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Fuzix on the Raspberry Pi Pico

So, my new Raspberry Pi Picos (two of them) arrived just as I was finishing up the ESP8266 Fuzix port, and naturally I had to port Fuzix to this too. I didn’t video this one, which is a shame as it would probably have been a more interesting watch.

The Pico is an interesting device: two Cortex M0+ cores running at approximately 130MHz, overclockable up to lots; 2MB of NAND flash on chip; 269kB of RAM; and a large collection of interesting hardware, including two high-speed IO coprocessors which allow you to do some really interesting things. The Fuzix port only uses one core but it runs really nicely on it, which RAM to spare. Compared to the ESP8266 it seems a little slower, but I haven’t touched the overclocking settings yet. Performance is still completely adequate for an interactive Unix.

Working with the Pico was an experience: the documentation is excellent, as is the C SDK. The SDK provides a set of libraries which are thin wrappers around the underlying hardware, making most features utter simplicity to use. Unlike the ESP8266’s libraries, the Pico SDK is unopinionated and doesn’t require you to use any of its features: if you want to talk directly to the hardware, you can (and in fact there’s library support for doing just this). There are some high-level features like a heap, stdio emulation, multicore primitives, etc which I’m not using, but if you don’t use them you don’t pay for them. For my embedded-systems brain it’s the ideal ratio of functionality to complexity. I wish more platforms provided libraries this good. Maybe we’ll get compatible ports of the Pico SDK to other systems; I can only hope.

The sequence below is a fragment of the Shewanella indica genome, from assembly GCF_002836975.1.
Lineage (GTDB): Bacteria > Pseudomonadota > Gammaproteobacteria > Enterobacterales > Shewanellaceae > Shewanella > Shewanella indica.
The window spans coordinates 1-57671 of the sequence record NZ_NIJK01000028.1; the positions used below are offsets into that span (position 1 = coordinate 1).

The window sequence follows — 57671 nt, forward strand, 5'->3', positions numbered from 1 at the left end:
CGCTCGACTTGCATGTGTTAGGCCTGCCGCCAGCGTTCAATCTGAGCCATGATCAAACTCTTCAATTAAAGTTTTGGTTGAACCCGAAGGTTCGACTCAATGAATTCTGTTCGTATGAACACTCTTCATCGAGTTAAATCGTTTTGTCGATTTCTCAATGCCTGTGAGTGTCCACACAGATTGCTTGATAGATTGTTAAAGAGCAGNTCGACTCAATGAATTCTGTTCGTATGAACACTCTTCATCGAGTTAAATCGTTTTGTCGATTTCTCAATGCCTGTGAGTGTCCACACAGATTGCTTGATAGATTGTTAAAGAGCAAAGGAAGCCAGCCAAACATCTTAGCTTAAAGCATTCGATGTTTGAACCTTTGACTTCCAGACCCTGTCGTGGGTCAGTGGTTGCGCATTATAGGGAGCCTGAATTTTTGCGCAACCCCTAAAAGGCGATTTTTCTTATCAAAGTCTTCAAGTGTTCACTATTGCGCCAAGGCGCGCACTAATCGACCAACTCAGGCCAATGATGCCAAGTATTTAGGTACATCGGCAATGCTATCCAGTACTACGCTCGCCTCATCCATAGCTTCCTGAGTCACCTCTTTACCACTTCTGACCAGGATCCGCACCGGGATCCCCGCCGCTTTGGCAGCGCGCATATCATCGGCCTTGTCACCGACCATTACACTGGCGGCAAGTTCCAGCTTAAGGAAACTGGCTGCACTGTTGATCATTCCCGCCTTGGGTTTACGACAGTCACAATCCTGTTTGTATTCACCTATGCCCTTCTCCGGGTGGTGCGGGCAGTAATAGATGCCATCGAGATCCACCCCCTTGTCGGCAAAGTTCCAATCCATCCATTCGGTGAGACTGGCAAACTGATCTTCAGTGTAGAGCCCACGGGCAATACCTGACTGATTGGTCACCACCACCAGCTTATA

There are some niggles, such as the almost non-negotiable requirement to use cmake as your build system. cmake is pretty ghastly but to be honest build systems are always terrible, and cmake’s not the worst choice. Once I nerved myself to trust it, it was a breeze to use and the Pico SDK’s cmake addons make building binaries and flashable images trivial.

Development was done using the Pico port of OpenOCD. I don’t have a JTAG debugger which will work on the Pico, but that’s fine, because there’s a turnkey image which will let you use a Pico as a JTAG debugger for a Pico! Which is why I bought two. And the debugger was written with the SDK, too…

So, the Fuzix port provides:

user binaries using up to 64kB of code and data each (this could be expanded, as there’s plenty of spare RAM)
up to 15 processes
a proper Unix filesystem
SD card support, used for both the filesystem and swap space
serial console on UART0
the full set of Fuzix core binaries work — fsck, Bourne shell, the standard Unix tools, a vi clone, etc, plus some simple games
What you don’t get:

NAND flash support: the code’s done, but I’ve discovered that a bad filesystem will crash the dhara FTL library. As the Pico’s flash is too small to use for swap, you have to have an SD card anyway, so I haven’t bothered fixing this.
Multitasking support: currently only the most recent process runs. Most things will work fine, with the big exception of pipes. This should work but doesn’t due to a bug.
an absence of bugs
Screenshots are kinda meaningless, but here’s a serial terminal dump. if this looks similar to the ESP8266 one, it’s because I’m doing all the same things.”

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